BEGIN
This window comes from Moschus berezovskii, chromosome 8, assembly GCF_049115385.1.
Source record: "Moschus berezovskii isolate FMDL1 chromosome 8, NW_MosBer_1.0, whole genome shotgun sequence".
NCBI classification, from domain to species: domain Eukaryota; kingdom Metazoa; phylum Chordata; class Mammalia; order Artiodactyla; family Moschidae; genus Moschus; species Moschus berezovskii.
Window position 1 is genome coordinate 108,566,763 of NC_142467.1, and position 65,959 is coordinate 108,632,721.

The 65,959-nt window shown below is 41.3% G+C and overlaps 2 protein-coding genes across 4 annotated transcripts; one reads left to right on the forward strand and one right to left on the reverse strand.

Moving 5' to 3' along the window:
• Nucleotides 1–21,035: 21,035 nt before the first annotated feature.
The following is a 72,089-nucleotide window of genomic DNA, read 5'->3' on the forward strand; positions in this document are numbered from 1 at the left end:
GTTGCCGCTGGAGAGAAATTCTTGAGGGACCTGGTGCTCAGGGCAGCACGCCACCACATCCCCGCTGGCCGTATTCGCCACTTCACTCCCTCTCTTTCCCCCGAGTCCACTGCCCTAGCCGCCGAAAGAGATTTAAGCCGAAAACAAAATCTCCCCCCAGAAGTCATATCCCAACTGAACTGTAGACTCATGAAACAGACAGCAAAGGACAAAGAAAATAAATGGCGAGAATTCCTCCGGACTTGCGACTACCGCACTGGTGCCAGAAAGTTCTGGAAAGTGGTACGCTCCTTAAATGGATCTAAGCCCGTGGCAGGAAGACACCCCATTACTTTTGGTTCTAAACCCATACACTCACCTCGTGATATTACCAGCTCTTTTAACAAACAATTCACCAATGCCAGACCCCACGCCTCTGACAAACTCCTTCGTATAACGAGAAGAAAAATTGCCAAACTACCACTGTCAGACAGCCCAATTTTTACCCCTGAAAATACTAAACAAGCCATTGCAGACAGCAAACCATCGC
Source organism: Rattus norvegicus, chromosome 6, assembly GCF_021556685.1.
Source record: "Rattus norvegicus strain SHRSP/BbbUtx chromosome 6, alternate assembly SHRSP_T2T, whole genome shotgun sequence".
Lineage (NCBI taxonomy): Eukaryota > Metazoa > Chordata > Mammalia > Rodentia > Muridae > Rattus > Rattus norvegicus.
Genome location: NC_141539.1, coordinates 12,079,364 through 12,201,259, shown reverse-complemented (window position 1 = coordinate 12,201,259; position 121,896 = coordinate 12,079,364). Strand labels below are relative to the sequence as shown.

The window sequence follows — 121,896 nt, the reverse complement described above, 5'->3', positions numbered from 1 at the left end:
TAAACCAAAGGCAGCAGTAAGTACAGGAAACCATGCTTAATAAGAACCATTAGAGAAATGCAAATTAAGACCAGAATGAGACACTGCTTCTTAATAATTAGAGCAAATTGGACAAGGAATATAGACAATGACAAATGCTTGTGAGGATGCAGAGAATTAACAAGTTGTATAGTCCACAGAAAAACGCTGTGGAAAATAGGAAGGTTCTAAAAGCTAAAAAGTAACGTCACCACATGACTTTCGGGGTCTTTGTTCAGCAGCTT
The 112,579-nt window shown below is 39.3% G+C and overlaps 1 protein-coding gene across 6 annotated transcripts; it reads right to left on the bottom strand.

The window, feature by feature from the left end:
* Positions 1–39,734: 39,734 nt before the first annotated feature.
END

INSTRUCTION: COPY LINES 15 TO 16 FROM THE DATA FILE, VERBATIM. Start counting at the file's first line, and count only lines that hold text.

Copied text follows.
TAAACCAAAGGCAGCAGTAAGTACAGGAAACCATGCTTAATAAGAACCATTAGAGAAATGCAAATTAAGACCAGAATGAGACACTGCTTCTTAATAATTAGAGCAAATTGGACAAGGAATATAGACAATGACAAATGCTTGTGAGGATGCAGAGAATTAACAAGTTGTATAGTCCACAGAAAAACGCTGTGGAAAATAGGAAGGTTCTAAAAGCTAAAAAGTAACGTCACCACATGACTTTCGGGGTCTTTGTTCAGCAGCTT
The 112,579-nt window shown below is 39.3% G+C and overlaps 1 protein-coding gene across 6 annotated transcripts; it reads right to left on the bottom strand.